There is €34 billion held by opaque Russian-linked shell companies registered at the International Financial Services Centre (IFSC) in Dublin. On Wednesday, just before the Russian invasion of Ukraine, Mairéad Farrell of Sinn Féin raised this urgent issue with Micheál Martin in the Dáil.
The Taoiseach replied: “In respect of the IFSC, special purpose vehicles have been established there that are used in securitisations and structured finance transactions. That includes services that have been provided to some Russian entities.”
He said that the Government has strengthened anti-money laundering legislation and “introduced the authorised OECD [Organisation for Economic Co-operation and Development] approach for the transfer pricing of branches and it contains the process of introducing new tax transparency measures.” This was pre-baked gobbledygook, straight from the oven of obfuscation.
The Taoiseach's verbiage cannot have been improvised. It had to be concocted in the bureaucracy
He was no more forthcoming when Labour leader Alan Kelly raised the same issue. Specifically, he did not respond to Kelly's question about whether the Government supported Brendan Howlin's Bill to allow for seizure of assets of foreign human rights abusers.
The Taoiseach’s verbiage cannot have been improvised. It had to be concocted in the bureaucracy and fed up the line for ministerial regurgitation. This deliberate stonewalling has been going on for nearly 18 months now. Why?
In September 2020, Colm Keena revealed in The Irish Times that a network of bank accounts was being used to move vast amounts of money out of Russia into the West. Some of these accounts were "in the name of UK entities provided by a company services group established by a businessman who operated from a house in Ranelagh, Dublin".
Around the same time, Jim Stewart and Cillian Doyle published the research I highlighted last week, showing that €118 billion had been funnelled between 2005 and 2017 by Russian entities through so-called section 110 trusts based at the IFSC.
On September 23rd, 2020, Mairéad Farrell raised these revelations in the Dáil, focusing on the nub of the issue: the opaque nature of the beneficial ownership of these entities.
She was fobbed off by James Browne, Minister for State at the Department of Justice, with: “That will be a matter for the Minister for Finance to address further.”
So, on May 6th, 2021, Farrell asked Paschal Donohoe face-to-face at the Oireachtas finance committee about when he intended to deal with the way these Russian entities can avoid paying tax in Ireland by deducting interest from their profits. He replied: "I will have to revert to the Deputy with an answer to her question regarding when the issue of deductibility will be dealt with. I am not in a position to give her a detailed answer to such a detailed question now."
He added that: “She does not have to wait and hope concerning when I will respond to her. I will get back to her with an answer.” But he didn’t. This cannot have been a mere oversight – he had to decide not to produce the information he had undertaken to produce.
On May 27th, 2021, Farrell wrote to Donohoe referring back to this promise to respond and asking him about this tax deductibility and “Russian connected companies’ use of section 110 for potentially illicit purposes”. According to Sinn Féin, she received no reply.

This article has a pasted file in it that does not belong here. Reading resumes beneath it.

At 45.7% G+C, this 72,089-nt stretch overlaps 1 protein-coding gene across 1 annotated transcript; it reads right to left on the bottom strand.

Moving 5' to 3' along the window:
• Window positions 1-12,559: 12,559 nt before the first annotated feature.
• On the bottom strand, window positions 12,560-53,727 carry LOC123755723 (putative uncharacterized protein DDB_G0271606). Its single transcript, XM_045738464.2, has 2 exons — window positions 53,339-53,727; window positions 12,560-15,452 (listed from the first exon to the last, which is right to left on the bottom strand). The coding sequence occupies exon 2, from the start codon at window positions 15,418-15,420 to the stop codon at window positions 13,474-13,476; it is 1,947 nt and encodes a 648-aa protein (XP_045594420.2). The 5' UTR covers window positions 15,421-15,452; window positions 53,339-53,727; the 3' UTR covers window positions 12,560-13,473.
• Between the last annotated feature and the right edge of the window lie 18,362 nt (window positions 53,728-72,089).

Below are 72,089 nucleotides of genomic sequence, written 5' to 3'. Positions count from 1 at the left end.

Over 18 months, therefore, three Government departments – Justice, Finance and the Taoiseach – have effectively refused to address the IFSC’s Russian connection. So far as I can trace, no Government source has placed in the public domain any substantial information on the operation of these entities and flow of money through them.
At the domestic level, this is a disgrace to democracy – parliamentary accountability is being flouted to help conceal the operation of foreign entities. At the international level, solidarity with Ukraine demands that Ireland is completely open about its role in sheltering the money of Putin and the oligarchs. How otherwise can we play our part in implementing European Union sanctions?
If the Government is confident that Dublin will not be used to allow Putin and his cronies to hide their money, it should say so
So why this strategy of silence and obfuscation? My guess is that opening up what has gone on with these Russian companies would shine too much light on Dublin’s much larger “shadow banking” business.
Ireland is home to the world’s fifth-largest shadow banking industry, with an astonishing €3.45 trillion of assets held here in 2020. That’s 17 times the size of the real Irish economy.
Much of this money is entirely legitimate, but the Central Bank has repeatedly expressed anxieties about the risk it poses to the stability of the entire banking system. A significant portion of the money, moreover, is in unregulated special purpose vehicles like the ones used by the Russians.
A lot of Irish corporate lawyers and tax advisers make succulent fees from the facilitation of this business. The Government’s instinct in relation to this vast ocean of dark money is: don’t ask, don’t tell. And if you are asked, really, really don’t tell.
Russian president Vladimir Putin has imposed a moral obligation, not just to ask and tell, but to act. If the Government is confident that Dublin will not be used to allow Putin and his cronies to hide their money, it should say so – and explain why. If it is not, we owe it to the people huddling in bomb shelters to shut down these money shelters now.